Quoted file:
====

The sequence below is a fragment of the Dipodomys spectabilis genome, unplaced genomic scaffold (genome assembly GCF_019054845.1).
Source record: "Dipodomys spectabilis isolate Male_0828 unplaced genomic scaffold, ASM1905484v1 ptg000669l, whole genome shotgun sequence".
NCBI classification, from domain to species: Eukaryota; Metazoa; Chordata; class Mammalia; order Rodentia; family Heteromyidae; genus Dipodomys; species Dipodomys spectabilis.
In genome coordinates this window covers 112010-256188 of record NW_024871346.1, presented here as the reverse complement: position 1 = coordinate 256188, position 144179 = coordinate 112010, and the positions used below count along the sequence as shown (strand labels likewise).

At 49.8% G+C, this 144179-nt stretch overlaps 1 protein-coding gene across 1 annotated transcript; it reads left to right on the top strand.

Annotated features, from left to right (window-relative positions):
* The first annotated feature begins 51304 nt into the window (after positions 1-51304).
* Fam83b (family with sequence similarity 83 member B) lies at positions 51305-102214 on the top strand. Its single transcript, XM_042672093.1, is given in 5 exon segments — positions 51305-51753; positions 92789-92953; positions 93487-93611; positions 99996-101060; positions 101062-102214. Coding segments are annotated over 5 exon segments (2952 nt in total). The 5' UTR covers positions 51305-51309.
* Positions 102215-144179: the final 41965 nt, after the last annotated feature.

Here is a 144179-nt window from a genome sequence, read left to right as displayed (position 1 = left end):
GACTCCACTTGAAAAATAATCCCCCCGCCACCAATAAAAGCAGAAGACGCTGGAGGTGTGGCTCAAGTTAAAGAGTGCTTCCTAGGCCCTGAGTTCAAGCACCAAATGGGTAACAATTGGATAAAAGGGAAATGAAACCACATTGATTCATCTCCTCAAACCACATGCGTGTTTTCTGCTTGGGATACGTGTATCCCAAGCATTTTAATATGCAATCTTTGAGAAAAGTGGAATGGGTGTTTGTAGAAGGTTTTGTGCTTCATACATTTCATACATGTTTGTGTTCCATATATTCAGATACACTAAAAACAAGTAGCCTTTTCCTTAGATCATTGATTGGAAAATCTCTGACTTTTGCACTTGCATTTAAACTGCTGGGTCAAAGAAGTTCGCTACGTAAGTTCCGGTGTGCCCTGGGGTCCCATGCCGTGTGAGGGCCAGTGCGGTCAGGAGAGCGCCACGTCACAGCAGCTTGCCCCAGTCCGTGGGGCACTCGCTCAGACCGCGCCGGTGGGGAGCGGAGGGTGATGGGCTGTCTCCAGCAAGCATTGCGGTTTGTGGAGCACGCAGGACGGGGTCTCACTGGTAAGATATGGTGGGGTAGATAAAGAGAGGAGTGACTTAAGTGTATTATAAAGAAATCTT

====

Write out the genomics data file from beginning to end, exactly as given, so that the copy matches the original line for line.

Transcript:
The sequence below is a fragment of the Dipodomys spectabilis genome, unplaced genomic scaffold (genome assembly GCF_019054845.1).
Source record: "Dipodomys spectabilis isolate Male_0828 unplaced genomic scaffold, ASM1905484v1 ptg000669l, whole genome shotgun sequence".
NCBI classification, from domain to species: Eukaryota; Metazoa; Chordata; class Mammalia; order Rodentia; family Heteromyidae; genus Dipodomys; species Dipodomys spectabilis.
In genome coordinates this window covers 112010-256188 of record NW_024871346.1, presented here as the reverse complement: position 1 = coordinate 256188, position 144179 = coordinate 112010, and the positions used below count along the sequence as shown (strand labels likewise).

At 49.8% G+C, this 144179-nt stretch overlaps 1 protein-coding gene across 1 annotated transcript; it reads left to right on the top strand.

Annotated features, from left to right (window-relative positions):
* The first annotated feature begins 51304 nt into the window (after positions 1-51304).
* Fam83b (family with sequence similarity 83 member B) lies at positions 51305-102214 on the top strand. Its single transcript, XM_042672093.1, is given in 5 exon segments — positions 51305-51753; positions 92789-92953; positions 93487-93611; positions 99996-101060; positions 101062-102214. Coding segments are annotated over 5 exon segments (2952 nt in total). The 5' UTR covers positions 51305-51309.
* Positions 102215-144179: the final 41965 nt, after the last annotated feature.

Here is a 144179-nt window from a genome sequence, read left to right as displayed (position 1 = left end):
GACTCCACTTGAAAAATAATCCCCCCGCCACCAATAAAAGCAGAAGACGCTGGAGGTGTGGCTCAAGTTAAAGAGTGCTTCCTAGGCCCTGAGTTCAAGCACCAAATGGGTAACAATTGGATAAAAGGGAAATGAAACCACATTGATTCATCTCCTCAAACCACATGCGTGTTTTCTGCTTGGGATACGTGTATCCCAAGCATTTTAATATGCAATCTTTGAGAAAAGTGGAATGGGTGTTTGTAGAAGGTTTTGTGCTTCATACATTTCATACATGTTTGTGTTCCATATATTCAGATACACTAAAAACAAGTAGCCTTTTCCTTAGATCATTGATTGGAAAATCTCTGACTTTTGCACTTGCATTTAAACTGCTGGGTCAAAGAAGTTCGCTACGTAAGTTCCGGTGTGCCCTGGGGTCCCATGCCGTGTGAGGGCCAGTGCGGTCAGGAGAGCGCCACGTCACAGCAGCTTGCCCCAGTCCGTGGGGCACTCGCTCAGACCGCGCCGGTGGGGAGCGGAGGGTGATGGGCTGTCTCCAGCAAGCATTGCGGTTTGTGGAGCACGCAGGACGGGGTCTCACTGGTAAGATATGGTGGGGTAGATAAAGAGAGGAGTGACTTAAGTGTATTATAAAGAAATCTT